In the end and without help beyond ourselves, addiction overpowers us with a curse that becomes so strong, nothing and no one in our own innately selfish-driven world can stop us from it. Not our spouses, our children, our parents, our failing health or our careers. Not one thing can stand between our addiction and our mind. We have succumbed to a curse that is larger than us and it becomes stronger than our ability to make any choice to stop. We stand to lose it all and that still might not be enough to stop the insanity. The curse destroys all that was good in our lives and renders us hopeless for a better tomorrow.
Therefore, what they should say…
Addiction is a disease that needs help to recover.
According to multiple health reports published within the National Institute of Drug Abuse and Harvard Health Publications, researchers now recognize addiction as a chronic and reoccurring disease that changes both neurological brain structure and overall cognitive function. This transformation happens as the brain experiences a series of chemical changes, beginning with recognition of pleasure and the lessening of its effect with continued use of that which once gave us enjoyment, and ending with a drive toward compulsive behaviors attempting to sustain it.
What we once found to be pleasurable in its infancy is altered within our brains to result in a compulsion for utter destruction in the part of our brain we rely on for emotion and pleasure. Our brain is no longer functioning the same way as before we became addicted. So we act on our compulsions because pleasure becomes impossible without intensifying our addictive tendencies.
This alteration in our brain and resulting compulsion is real, and when intermingled with the weakening grip on our addiction and all that once had meaning in our lives, it destroys. And it knows no social, racial or economic barriers. It can creep into the least expecting community, impact whole cultures and span multiple generations. Whether it be personally impactful, or through the far reaching ripple effect that results because of it. Ultimately, no one escapes unharmed. Addiction is that strong.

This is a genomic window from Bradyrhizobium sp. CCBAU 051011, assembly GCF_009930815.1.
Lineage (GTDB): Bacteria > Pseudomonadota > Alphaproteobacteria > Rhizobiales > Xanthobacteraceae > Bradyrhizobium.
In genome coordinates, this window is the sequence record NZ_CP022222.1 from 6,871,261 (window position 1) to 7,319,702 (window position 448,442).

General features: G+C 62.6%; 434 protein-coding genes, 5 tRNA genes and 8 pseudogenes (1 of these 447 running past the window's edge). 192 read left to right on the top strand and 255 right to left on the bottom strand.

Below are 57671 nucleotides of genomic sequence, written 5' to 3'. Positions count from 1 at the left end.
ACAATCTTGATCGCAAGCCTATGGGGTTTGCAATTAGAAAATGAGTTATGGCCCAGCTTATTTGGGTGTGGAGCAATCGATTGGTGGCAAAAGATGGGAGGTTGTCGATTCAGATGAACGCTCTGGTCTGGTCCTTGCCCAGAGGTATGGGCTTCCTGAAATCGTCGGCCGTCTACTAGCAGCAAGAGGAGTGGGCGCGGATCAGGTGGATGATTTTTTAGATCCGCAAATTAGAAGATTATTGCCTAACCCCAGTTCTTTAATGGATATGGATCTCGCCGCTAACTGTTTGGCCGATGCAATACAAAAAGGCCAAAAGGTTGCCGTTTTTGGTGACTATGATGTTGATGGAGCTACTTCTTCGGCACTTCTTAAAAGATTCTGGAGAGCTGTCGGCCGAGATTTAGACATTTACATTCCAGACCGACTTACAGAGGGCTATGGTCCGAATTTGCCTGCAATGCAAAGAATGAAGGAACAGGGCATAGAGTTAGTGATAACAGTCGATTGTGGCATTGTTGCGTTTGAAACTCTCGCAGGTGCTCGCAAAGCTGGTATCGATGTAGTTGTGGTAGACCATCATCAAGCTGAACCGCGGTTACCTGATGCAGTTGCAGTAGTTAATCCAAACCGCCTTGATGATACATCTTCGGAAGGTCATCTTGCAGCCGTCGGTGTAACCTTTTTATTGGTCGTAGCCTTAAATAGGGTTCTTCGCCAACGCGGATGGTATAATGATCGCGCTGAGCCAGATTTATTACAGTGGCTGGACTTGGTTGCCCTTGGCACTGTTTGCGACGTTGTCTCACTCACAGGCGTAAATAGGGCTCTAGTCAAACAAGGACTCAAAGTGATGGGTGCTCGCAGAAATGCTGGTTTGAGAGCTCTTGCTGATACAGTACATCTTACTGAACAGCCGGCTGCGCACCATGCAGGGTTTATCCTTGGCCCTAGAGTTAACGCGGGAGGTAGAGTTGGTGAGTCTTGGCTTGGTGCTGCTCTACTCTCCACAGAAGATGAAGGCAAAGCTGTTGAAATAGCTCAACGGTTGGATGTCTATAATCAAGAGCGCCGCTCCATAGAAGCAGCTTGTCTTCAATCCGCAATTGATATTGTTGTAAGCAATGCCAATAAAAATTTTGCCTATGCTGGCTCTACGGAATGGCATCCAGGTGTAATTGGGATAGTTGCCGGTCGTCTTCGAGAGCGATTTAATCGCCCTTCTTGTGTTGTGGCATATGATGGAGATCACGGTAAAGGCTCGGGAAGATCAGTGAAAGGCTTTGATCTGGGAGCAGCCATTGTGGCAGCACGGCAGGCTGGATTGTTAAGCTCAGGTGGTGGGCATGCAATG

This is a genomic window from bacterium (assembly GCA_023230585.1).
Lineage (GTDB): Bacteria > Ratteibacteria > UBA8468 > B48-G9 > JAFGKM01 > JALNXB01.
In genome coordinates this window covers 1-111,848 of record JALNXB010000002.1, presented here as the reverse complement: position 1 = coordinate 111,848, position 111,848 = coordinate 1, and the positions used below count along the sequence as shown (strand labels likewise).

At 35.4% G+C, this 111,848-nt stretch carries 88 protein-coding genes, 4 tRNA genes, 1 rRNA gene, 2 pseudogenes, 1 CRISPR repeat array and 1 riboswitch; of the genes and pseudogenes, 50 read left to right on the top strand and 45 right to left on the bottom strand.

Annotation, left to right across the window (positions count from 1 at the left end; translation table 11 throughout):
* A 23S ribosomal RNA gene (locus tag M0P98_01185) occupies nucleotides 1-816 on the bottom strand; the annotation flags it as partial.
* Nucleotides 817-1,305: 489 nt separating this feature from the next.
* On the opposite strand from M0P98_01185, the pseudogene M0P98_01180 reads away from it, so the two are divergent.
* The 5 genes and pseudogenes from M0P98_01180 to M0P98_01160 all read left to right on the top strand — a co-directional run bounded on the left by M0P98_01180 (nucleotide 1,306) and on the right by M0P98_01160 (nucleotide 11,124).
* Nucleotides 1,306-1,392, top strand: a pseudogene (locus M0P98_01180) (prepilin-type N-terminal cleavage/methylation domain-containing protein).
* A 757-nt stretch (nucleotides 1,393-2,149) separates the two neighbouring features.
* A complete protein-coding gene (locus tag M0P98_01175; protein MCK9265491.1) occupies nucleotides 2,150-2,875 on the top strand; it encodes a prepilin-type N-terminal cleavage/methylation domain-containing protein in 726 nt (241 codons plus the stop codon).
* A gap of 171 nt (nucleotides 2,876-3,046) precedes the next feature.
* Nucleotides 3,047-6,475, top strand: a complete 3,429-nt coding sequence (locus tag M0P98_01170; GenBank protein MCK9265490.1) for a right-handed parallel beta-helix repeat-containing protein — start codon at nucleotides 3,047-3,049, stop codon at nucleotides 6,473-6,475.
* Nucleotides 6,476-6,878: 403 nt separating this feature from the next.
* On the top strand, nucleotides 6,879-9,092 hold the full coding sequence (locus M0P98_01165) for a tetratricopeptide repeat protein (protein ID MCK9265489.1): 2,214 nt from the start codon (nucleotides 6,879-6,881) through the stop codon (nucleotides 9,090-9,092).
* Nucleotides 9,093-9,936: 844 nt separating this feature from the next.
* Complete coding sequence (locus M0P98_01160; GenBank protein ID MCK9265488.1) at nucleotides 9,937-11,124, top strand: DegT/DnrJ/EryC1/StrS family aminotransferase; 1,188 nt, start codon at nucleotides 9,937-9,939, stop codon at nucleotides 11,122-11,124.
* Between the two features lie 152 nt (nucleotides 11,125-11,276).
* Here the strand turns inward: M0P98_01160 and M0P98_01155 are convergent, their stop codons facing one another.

But there can be hope. Hope that there can be change.
To say addiction is a choice and not a disease that needs help is only further perpetuating the stigma that has carried on for decades, and for many, has contributed to loss of time spent having a life worth living. Or worse, of living any life at all.
Recognizing addiction as a potentially life threatening disease that requires continuous effort to recover successfully can allow us to make a much needed paradigm shift in our morally judgmental way of thinking. And to dispel the assumption that all those who suffer continue to do so by their own choosing, can begin to awaken the possibility that recovery exists. But it can not be done without a sincere commitment to end the stigma that at times prevents many from venturing toward the narrow path of healing.
I believe this commitment may include reaching beyond the current treatment models with floundering success rates and incorporating additional unorthodox and holistic methods that are slowly gaining more acceptance in the professional recovery communities. We can begin to focus on tailored recovery modalities because no longer can we assume that the traditional ways will always work for everyone.
My personal and still very raw experience with addiction and recovery has yet to be shared, but there is no doubt in my forever recovering mind the addiction that was in my path was not there by any ounce of my own choosing. My path to destruction came upon me as the horrific and overpowering curse that it was and mentally stole a mother from her children for 18 months of their lives I can never get back. It rendered me helpless for weeks on end and ultimately ended the career I had spent 15 years building for the person I mistakingly thought I wanted to be. It swallowed my joy and buried deep into my unconscious mind all that I once loved. It changed the unscathed child I yearned to be and morphed me into a monstrous entity my conscious mind will never want to know.
Regardless of what society continues to say about addiction, my personal truth will always be I didn’t willingly choose addiction. Rather the disease of addiction chose me. And it was only through the brokenness of my entire being and the insanity of my disastrous mind that I found the miraculous help and saving grace that gave me strength to overcome my addiction that almost became stronger than my will to survive.
This post originally appeared on Kel’s Penzu.